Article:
Wednesday, October 18, 2006

Valley of the Barbie and Ken Dolls

Here's something I've rarely come across: a crowd scene by Jon Whitcomb. You're not likely to see many of these. Jon Whitcomb had found a new approach to storytelling, one that would be so successful that it would change magazine illustration for much of the 50's, and come to be known (somewhat derisively) as the "big head look".
No one describes this approach to composition better than does my friend Armando Mendez on his excellent website, The Rules of Attraction: Whitcomb's illustrations most often involved "zooming in on people--mainly pretty young city girls for large format magazines aimed at a feminine audience --and everything else in the picture became design not narrative elements." As well, Whitcomb's models were "transformed by idealization formulas Whitcomb and [Al]Parker, with others like Haddon Sundblom, made standard throughout the industry."Whitcomb found this formula so successful, he used it not only in story assignments, but in countless ads...They are so common in women's magazines from the 40's and 50's that I stopped marking them for later scanning.

Whitcomb was enjoying not only unprecedented exposure for his work but as a public figure as well. His celebrity status is apparent in this October '53 issue of Cosmopolitan magazine, which gave him six pages to discuss his choice of models - all actors or performers from television, Broadway or Hollywood. Its interesting to see how Whitcomb applied his formula for idealization when the model's photo is set next to his drawing. And notice also that once again, its all about the head-shot.

Returning to the crowd scene at the beginning of this post; remember the Famous Artists School lesson from last week on designing a crowd scene as described by Albert Dorne? Jon Whitcomb was also one of the twelve founding faculty members at the school. Which lesson in the FAS binder does Whitcomb teach? "How to Paint a Head in Wash". Of course.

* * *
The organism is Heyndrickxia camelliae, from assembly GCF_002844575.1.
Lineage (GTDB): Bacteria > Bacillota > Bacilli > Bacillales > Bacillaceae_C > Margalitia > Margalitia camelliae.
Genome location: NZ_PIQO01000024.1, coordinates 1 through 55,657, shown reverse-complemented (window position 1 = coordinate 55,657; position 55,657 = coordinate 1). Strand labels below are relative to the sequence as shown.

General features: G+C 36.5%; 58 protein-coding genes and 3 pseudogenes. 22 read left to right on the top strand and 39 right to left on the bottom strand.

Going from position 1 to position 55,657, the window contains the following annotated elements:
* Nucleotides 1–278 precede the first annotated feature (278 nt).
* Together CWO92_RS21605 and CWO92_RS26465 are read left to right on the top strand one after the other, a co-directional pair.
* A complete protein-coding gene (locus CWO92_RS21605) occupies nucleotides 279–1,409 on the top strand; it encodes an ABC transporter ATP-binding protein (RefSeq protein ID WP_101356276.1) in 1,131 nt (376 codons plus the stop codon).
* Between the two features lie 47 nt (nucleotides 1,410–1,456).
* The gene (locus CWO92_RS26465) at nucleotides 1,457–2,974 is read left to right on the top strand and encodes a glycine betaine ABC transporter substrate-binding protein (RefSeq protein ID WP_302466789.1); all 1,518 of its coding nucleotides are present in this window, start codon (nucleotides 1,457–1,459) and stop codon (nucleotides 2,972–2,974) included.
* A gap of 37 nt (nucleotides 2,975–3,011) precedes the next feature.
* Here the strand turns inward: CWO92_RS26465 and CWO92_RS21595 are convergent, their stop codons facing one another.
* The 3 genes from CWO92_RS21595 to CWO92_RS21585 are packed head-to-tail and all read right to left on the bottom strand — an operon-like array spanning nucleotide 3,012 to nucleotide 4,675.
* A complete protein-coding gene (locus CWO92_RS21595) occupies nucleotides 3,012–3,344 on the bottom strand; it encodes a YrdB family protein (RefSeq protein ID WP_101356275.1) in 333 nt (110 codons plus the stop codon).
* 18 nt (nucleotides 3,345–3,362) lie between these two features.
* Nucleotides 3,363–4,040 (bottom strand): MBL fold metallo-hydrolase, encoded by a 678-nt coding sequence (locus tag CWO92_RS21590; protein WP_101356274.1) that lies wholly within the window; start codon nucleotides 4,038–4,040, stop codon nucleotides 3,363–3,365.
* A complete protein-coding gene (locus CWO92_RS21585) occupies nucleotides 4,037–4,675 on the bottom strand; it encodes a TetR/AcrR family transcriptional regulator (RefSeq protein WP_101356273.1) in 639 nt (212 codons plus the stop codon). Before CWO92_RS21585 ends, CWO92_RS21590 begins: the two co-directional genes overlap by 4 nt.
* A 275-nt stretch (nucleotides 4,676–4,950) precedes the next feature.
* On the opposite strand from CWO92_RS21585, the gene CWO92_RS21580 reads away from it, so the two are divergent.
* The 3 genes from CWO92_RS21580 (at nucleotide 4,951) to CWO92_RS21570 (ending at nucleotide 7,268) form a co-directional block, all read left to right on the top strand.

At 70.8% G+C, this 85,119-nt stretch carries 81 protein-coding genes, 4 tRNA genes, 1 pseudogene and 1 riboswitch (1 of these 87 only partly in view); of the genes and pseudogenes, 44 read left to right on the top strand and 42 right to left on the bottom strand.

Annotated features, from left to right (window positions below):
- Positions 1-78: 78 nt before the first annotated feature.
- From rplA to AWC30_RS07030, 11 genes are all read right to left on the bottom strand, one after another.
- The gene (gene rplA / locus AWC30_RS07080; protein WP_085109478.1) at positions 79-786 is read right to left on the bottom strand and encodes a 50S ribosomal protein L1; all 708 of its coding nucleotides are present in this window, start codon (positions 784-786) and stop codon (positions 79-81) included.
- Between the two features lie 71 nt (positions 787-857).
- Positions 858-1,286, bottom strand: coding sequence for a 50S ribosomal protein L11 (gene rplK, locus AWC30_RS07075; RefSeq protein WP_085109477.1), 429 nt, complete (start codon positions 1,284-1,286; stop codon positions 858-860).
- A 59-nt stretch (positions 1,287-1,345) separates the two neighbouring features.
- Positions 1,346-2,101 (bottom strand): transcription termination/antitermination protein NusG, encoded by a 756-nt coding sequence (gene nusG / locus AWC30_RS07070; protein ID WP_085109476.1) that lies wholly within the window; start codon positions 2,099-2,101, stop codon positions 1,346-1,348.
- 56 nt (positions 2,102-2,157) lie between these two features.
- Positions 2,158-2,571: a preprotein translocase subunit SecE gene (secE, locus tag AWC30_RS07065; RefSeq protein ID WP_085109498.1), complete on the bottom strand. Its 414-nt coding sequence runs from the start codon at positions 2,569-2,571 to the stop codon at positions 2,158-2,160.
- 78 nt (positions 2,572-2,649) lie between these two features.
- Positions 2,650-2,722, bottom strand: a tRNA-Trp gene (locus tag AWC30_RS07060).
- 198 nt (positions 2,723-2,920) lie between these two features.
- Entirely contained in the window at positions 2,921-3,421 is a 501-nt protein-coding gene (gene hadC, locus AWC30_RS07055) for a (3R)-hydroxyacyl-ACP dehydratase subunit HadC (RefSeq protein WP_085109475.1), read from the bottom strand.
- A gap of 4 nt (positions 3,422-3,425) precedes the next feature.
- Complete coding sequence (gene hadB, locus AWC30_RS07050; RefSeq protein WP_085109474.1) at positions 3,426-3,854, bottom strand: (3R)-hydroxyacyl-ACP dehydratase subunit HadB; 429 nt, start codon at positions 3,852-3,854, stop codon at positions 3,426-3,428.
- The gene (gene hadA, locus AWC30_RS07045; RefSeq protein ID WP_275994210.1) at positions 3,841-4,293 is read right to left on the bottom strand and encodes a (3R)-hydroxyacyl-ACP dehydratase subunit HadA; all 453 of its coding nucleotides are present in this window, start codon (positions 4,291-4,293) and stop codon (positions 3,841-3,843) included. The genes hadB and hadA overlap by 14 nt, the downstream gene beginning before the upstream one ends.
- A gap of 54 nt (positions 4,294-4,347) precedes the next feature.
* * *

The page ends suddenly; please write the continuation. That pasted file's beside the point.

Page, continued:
You'll find all of today's images at full size in my Jon Whitcomb Flickr set.


  1. I am really enjoying your thoughtful commentary on Whitcomb, Leif. I never thought about the connection between Dorne and Whitcomb, but it makes perfect sense and sheds some interesting light on the transition of the times.

    Personally, I don't care much for Whitcomb's work. There were others, such as Al Parker, who suffered through the "big head" phase of American illustration with far more artistic integrity. (For another fascinating perspective on how the illustration style of the day was affected by the culture following World War II, read Al Parker's superb essay on "The Decade: 1940-1950" in Walt Reed's The Illustrator In America.)

    Anyway, I had to laugh at your discovery of a "crowd scene" from Whitcomb. For him, a crowd scene means big heads in the foreground and smaller heads in the background-- all surrounded by night shadows which eliminate the challenging problems of perspective, foreshortening, interaction of figures, etc. Compare this "crowd scene" with the complex architecture of the crowd scene from Dorne that you posted last week, and you can see that we were well on our way to the dumbing down of America.

  2. Thanks for your comment, David - I will be sure to read Parker's essay!

    I know exactly what you mean about Whitcomb and the dumbing down of America, or more specifically, the dumbing down of illustration. Its the point Noel Sickles and Gil Kane made in that Comic's Journal interview, using Whitcomb as the marker of the demise of "good" illustration.

    That's why I'm so amused by the Cosmo article where Whitcomb describes the qualities of his various movie star models - by that time, he had evolved his idealization formula to the point where, really, no model was necessary.